Sandhurst Session – Dale Turner – Blog – Trakker

Good old-fashioned British rain. At least it had a positive effect on the fishing though.

Once all the excitement was over and I had sorted a new rig out, I got the rod clipped up and it was soon back out on the money spot. Nothing else really happened after that and darkness started to close-in. The rain went on through the night and so did the liners, fish were obviously out there on the bait but no pick-ups, which was weird. I set my alarm for 5.30am so that I could see if fish were still in the area. It was obvious they were still there as the fish were still really actively showing all over the place but I couldn’t work out why I hadn’t had a pick up in the night. It was clear the fish were out there and feeding, so I had a little change and swapped my hook baits from white to standard 16mm Krill pop-ups. I spread a good 2kg more bait out over the area, because they were definitely up for a bit due to the way they were behaving out there. About half an hour after sticking more bait out the liners began again. The weather seemed to clear and we end up with a bit of sun, which was nice, but the fish decided to start cruising around on the surface sunning themselves, and at this point the liners slowed-up. About 2.30pm the weather changed slightly with overcast and light showers, and with that the liners started again, it was looking good for it. Come 3.00pm the right hand Neville let out a couple of bleeps, the bobbin pulled up tight, and soon enough I was in bent in to another Sandhurst carp. It didn’t do too much in the fight just tore left, right and under the rod tip, as soon as it was ready for the net Tamzin did the honours again, we had another dark old 24lb common which looked like it had been through the wars, a proper old warrior. Once we had a few pictures I slipped him back to fight another day. I got a fresh new rig with a nicely-sharpened hook back out on the spot, with about 200 more free offerings around it. About an hour later I decided to reel my middle rod in for a recheck and as I was walking down to the front of the swim to reel it in the rod I had the last fish on burst into life as the bobbin smashed into the blank, and when I lifted the rod it was like hooking into a train! All I could do was loosen the clutch off and let it take some line as it was pulling so hard and aggressively across the surface, bow-waving around the place! I worried that it might pull the hook out so I let it do what it needed to do.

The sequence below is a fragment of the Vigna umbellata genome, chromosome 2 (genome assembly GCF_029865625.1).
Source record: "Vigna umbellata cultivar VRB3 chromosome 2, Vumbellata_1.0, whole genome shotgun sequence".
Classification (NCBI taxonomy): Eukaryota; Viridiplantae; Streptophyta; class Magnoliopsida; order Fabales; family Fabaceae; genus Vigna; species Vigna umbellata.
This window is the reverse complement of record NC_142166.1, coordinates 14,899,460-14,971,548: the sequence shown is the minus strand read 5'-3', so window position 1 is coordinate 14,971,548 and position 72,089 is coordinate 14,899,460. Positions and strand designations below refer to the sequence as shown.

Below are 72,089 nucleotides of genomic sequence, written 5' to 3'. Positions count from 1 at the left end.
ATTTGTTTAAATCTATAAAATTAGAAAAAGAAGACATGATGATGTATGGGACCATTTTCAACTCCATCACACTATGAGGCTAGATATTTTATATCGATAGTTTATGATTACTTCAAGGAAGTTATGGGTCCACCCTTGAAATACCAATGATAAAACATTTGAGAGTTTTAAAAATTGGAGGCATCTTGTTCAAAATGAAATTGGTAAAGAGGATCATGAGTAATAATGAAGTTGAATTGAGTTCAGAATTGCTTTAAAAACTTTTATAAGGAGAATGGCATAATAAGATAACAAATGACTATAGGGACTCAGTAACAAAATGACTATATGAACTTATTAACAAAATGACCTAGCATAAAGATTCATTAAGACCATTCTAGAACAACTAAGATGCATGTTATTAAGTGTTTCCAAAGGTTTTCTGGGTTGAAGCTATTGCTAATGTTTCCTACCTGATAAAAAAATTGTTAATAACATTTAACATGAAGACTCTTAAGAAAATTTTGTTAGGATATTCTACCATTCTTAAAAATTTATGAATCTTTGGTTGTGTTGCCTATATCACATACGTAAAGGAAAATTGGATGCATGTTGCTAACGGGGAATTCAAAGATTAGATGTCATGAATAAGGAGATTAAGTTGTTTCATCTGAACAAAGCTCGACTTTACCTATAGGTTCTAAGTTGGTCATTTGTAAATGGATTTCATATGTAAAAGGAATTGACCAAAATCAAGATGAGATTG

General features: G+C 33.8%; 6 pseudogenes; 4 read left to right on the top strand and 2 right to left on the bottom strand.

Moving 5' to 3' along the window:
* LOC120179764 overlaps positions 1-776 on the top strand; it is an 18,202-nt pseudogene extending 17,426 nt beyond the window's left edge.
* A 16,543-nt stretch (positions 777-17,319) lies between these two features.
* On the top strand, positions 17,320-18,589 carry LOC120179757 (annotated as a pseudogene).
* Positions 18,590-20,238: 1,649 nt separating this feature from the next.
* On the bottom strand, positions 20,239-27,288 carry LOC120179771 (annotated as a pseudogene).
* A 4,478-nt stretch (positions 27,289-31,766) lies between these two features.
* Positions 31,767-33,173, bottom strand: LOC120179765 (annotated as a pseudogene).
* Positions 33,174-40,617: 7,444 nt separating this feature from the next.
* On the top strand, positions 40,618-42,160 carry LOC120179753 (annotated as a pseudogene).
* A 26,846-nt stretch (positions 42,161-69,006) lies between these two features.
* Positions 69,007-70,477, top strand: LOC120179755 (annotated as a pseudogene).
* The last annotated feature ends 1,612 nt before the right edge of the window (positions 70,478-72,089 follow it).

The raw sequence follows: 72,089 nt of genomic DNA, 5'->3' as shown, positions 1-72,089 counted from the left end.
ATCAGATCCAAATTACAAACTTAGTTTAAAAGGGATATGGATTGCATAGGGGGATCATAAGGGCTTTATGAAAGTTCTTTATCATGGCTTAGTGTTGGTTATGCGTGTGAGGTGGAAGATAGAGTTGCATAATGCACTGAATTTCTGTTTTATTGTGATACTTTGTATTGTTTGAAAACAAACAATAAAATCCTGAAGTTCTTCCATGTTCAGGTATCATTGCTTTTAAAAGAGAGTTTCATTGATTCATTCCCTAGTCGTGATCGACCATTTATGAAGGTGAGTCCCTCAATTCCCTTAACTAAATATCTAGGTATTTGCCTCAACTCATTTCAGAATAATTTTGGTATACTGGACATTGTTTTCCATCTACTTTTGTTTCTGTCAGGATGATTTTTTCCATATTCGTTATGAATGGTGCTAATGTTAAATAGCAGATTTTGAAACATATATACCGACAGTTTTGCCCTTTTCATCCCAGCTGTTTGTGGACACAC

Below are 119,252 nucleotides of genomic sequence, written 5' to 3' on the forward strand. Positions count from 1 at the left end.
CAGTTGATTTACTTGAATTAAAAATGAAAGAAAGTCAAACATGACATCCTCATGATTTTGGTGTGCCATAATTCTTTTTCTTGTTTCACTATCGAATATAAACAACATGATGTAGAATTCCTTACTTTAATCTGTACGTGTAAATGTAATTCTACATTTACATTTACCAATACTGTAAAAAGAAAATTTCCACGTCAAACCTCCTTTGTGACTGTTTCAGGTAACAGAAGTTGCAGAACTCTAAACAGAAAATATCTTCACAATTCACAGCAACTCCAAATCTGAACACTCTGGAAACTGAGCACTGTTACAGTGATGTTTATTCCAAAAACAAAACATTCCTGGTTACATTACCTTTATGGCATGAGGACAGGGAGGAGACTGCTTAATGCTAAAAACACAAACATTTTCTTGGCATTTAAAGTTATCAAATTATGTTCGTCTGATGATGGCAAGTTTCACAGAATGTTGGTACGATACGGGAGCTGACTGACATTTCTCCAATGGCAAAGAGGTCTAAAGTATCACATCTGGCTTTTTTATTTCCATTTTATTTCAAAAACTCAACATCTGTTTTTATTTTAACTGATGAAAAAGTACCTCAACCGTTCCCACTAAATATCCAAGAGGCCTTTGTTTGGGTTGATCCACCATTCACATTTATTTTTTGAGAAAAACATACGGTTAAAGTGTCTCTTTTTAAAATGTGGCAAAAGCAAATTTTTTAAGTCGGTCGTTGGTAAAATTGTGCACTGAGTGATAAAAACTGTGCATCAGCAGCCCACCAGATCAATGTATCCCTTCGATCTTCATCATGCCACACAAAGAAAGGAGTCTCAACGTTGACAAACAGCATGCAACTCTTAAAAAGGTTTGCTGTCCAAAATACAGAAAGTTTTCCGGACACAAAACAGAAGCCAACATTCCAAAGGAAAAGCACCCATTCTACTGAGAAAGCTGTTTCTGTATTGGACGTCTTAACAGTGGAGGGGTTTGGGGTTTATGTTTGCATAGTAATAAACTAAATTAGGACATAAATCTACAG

After it had taken me three-quarters of the way across the lake, and then buried itself in a weed bed, I tried to get it moving but it was stuck solid. I quickly gave Nic, the owner, a ring and he gave me the all clear to go out in the boat to retrieve it. I got Tamzin to hold the rod up with a tight line whilst I ran around and got the boat and the lifejacket from the other side of the lake.